Second body recovered from slide, crews hone in on the third

Search crews have recovered two bodies from the Kramer Avenue landslide in Sitka. One man remains missing but search dogs have alerted to a third location on the south side of the slide, where work focused Thursday afternoon. Officials hoped to recover all three bodies before heavy rain predicted Friday.

Download Audio

Recovery crews halt work while a trained cadaver dog scents the site where the body of 62-year-old William Stortz is thought to be located. A dog previously alerted at the location of the green stake in the center of the image. (KCAW photo, Robert Woolsey)
Recovery crews halt work while a trained cadaver dog scents the site where the body of 62-year-old William Stortz is thought to be located. A dog previously alerted at the location of the green stake in the center of the image. (KCAW photo, Robert Woolsey)

Search crews were finally able to get to work in earnest late Wednesday and Thursday, after a day in which officials kept work on the site to a minimum out of fear of more landslides.

Crews found the first body at about 7:15 p.m. Wednesday evening, and recovered the second body just before 1 p.m. Thursday, both on the north side of the slide. Both bodies were first found by dogs with the Juneau-based search team SEADOGS.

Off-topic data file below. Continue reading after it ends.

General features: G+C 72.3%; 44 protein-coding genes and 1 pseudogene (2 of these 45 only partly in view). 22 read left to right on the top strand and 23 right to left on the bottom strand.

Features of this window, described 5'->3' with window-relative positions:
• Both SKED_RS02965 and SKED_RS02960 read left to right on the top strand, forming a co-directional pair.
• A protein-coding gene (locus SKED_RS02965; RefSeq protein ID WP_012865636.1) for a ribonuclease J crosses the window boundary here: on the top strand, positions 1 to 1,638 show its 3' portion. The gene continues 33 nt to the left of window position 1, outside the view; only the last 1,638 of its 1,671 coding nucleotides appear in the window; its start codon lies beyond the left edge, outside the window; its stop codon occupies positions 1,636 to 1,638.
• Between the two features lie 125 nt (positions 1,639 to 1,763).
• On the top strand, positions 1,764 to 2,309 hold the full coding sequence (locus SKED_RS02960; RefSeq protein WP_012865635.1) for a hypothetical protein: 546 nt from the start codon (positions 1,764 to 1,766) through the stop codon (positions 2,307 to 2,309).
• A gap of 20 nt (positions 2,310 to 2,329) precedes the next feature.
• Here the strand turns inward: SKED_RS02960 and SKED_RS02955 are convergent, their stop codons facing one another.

By Thursday afternoon, dogs had identified a third site, where crews hoped to find the body of 62-year-old William Stortz, Sitka’s building official. Stortz was inspecting drainage in the subdivision at the time of the landslide with two other men who managed to escape. Stortz and brothers Elmer and Ulises Diaz, ages 26 and 25, had been missing since the Tuesday morning slide.

Sitka Mayor Mim McConnell was at the Kramer Avenue site for most of the day Wednesday. She said it was a relief to the families to have some closure.

“Obviously it’s good to know what’s happened to your loved one, and we can move on from hoping and wishing to just being able to grieve.”

The area around Kramer Avenue remains unstable. The slide moved downhill another 2 feet overnight. The city has posted firefighters at each end of the slide with airhorns, to signal an evacuation if any additional movement is detected. But McConnell said crews were just happy to be able to work.

“It’s a huge relief, and I know so many of the volunteers and people working have been frustrated because they couldn’t do anything initially, so it’s just been a relief to be able to get in there and get to work and get going.”

Sunshine broke through for much of the day, Wednesday. As the clouds lifted it was possible to see the path of the landslide above Kramer Avenue, where it cut a swath down the hillside. A team of geologists brought in to assess the slide estimated that it started about 1400 feet up Harbor Mountain, or about 1000 feet above Kramer Avenue, where it wiped out one home and damaged another.

Searchers hoped to recover all three bodies before more rain predicted for Friday. The National Weather Service is predicting two to three inches of rain Friday night, and gusty winds. But meteorologist Joel Curtis said this storm will be less intense, with a limited risk of more slides.

“What’s different about this event is that it’s going to be spread out over much more time than the event that caused our mudslides and landslides around here.”

Officials have identified at least six landslides around Sitka caused by Tuesday’s heavy rains, including slides on the Blue Lake Road that are blocking access to Sitka’s main hydroelectric dam; and washouts on the Green Lake Road, on the way to the city’s other dam.